1 Ecosystems, Biosystems Division, Risø National Laboratory for Sustainable Energy, Technical University of Denmark2 Biosystems Division, Risø National Laboratory for Sustainable Energy, Technical University of Denmark3 Risø National Laboratory for Sustainable Energy, Technical University of Denmark4 Ecosystems Programme, Department of Chemical and Biochemical Engineering, Technical University of Denmark5 Centre for Ecology and Hydrology6 University of Amsterdam7 University of Copenhagen8 Universidad Autonoma de Barcelona9 Hungarian Academy of Sciences10 Institute of Biometeorology11 University of Tuscia12 Plant Research International13 University of Tartu14 Natural History Museum of Denmark15 University of Sassari16 Centre for Ecology and Hydrology17 Hungarian Academy of Sciences18 University of Tartu19 University of Sassari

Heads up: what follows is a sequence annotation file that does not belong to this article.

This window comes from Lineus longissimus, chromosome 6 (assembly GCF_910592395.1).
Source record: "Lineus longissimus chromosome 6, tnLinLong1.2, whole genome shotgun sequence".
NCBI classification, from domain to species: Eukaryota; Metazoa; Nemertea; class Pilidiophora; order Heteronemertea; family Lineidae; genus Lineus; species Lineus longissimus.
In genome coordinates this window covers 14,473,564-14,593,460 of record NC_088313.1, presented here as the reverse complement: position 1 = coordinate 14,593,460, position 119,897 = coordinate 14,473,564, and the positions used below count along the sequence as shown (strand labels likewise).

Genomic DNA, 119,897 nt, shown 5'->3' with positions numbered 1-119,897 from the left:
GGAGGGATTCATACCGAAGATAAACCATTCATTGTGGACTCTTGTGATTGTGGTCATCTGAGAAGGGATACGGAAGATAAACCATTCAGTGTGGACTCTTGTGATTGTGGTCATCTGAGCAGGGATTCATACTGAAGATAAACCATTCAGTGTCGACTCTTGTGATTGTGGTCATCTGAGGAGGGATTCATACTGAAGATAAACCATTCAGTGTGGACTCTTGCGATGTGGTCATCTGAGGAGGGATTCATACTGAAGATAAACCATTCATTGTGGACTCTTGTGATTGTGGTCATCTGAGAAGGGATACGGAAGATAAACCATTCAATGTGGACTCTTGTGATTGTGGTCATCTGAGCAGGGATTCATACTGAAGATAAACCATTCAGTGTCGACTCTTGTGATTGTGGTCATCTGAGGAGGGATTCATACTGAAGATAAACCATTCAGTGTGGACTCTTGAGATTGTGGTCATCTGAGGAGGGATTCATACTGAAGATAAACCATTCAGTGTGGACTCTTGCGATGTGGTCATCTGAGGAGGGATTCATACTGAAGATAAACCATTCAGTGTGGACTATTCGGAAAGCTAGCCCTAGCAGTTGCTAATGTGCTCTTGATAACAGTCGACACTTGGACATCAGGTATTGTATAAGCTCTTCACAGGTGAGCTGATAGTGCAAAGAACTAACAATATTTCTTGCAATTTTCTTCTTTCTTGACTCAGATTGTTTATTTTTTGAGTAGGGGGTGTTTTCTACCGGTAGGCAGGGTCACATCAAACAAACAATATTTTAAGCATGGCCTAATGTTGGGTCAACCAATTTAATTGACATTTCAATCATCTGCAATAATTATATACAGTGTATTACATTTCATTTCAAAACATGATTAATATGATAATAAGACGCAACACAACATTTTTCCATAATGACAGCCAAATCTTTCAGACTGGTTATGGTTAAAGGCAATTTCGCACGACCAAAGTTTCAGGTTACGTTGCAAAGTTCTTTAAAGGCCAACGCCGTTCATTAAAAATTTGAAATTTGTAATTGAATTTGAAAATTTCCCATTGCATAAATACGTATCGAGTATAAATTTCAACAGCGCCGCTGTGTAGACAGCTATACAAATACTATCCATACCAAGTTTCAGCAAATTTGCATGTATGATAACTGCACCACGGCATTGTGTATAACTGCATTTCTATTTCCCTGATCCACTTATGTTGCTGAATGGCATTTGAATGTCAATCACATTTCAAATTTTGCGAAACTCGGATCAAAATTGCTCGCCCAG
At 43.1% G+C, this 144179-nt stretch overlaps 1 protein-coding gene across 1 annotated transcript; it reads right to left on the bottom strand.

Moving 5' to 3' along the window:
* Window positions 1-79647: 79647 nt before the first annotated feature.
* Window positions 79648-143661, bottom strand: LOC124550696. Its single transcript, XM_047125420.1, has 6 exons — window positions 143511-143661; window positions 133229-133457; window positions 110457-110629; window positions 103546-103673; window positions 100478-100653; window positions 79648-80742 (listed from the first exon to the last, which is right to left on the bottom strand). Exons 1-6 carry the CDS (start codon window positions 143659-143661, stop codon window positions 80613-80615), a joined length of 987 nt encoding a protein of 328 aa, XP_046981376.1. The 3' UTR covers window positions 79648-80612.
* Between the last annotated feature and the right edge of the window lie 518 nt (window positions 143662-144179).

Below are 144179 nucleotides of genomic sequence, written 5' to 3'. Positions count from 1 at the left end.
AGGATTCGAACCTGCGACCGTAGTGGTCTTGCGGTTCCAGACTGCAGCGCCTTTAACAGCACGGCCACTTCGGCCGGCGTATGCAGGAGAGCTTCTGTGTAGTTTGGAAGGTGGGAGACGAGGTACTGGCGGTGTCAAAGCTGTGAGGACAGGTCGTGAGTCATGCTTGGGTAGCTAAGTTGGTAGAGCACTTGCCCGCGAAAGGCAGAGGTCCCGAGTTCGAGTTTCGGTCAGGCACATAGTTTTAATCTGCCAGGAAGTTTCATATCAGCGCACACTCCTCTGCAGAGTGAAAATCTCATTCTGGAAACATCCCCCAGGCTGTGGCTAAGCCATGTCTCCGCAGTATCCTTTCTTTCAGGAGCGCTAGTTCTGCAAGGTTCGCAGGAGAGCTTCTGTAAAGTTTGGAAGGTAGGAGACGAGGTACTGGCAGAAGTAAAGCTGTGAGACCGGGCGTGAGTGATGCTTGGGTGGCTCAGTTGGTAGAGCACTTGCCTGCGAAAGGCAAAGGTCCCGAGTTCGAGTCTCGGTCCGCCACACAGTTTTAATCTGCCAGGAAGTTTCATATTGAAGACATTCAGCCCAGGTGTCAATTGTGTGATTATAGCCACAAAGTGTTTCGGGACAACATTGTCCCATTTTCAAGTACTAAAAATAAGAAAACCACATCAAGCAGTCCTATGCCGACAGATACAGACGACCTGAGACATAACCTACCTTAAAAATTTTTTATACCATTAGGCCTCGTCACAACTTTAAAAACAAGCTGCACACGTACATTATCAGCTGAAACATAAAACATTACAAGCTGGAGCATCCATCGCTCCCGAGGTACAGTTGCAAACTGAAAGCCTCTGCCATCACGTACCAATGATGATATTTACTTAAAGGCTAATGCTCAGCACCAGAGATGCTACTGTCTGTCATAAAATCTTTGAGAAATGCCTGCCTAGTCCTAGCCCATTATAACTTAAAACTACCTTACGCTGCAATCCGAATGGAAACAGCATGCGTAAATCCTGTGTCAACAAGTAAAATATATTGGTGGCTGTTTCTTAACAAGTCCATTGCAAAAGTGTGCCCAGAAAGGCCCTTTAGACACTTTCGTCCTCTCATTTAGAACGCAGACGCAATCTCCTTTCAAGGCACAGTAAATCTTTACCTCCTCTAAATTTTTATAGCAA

Shrublands constitute significant and important parts of European landscapes providing a large number of important ecosystem services. Biogeochemical cycles in these ecosystems have gained little attention relative to forests and grassland systems, but data on such cycles are required for developing and testing ecosystem models. As climate change progresses, the potential feedback from terrestrial ecosystems to the atmosphere through changes in carbon stocks, carbon sequestration, and general knowledge on biogeochemical cycles becomes increasingly important. Here we present carbon and nitrogen balances of six shrublands along a climatic gradient across the European continent. The aim of the study was to provide a basis for assessing the range and variability in carbon storage in European shrublands. Across the sites the net carbon storage in the systems ranged from 1,163 g C m−2 to 18,546 g C m−2, and the systems ranged from being net sinks (126 g C m−2 a−1) to being net sources (−536 g C m−2 a−1) of carbon with the largest storage and sink of carbon at wet and cold climatic conditions. The soil carbon store dominates the carbon budget at all sites and in particular at the site with a cold and wet climate where soil C constitutes 95% of the total carbon in the ecosystem. Respiration of carbon from the soil organic matter pool dominated the carbon loss at all sites while carbon loss from aboveground litter decomposition appeared less important. Total belowground carbon allocation was more than 5 times aboveground litterfall carbon which is significantly greater than the factor of 2 reported in a global analysis of forest data. Nitrogen storage was also dominated by the soil pools generally showing small losses except when atmospheric N input was high. The study shows that in the future a climate-driven land cover change between grasslands and shrublands in Europe will likely lead to increased ecosystem C where shrublands are promoted and less where grasses are promoted. However, it also emphasizes that if feedbacks on the global carbon cycle are to be predicted it is critically important to quantify and understand belowground carbon allocation and processes as well as soil carbon pools, particularly on wet organic soils, rather than plant functional change as the soil stores dominate the overall budget and fluxes of carbon.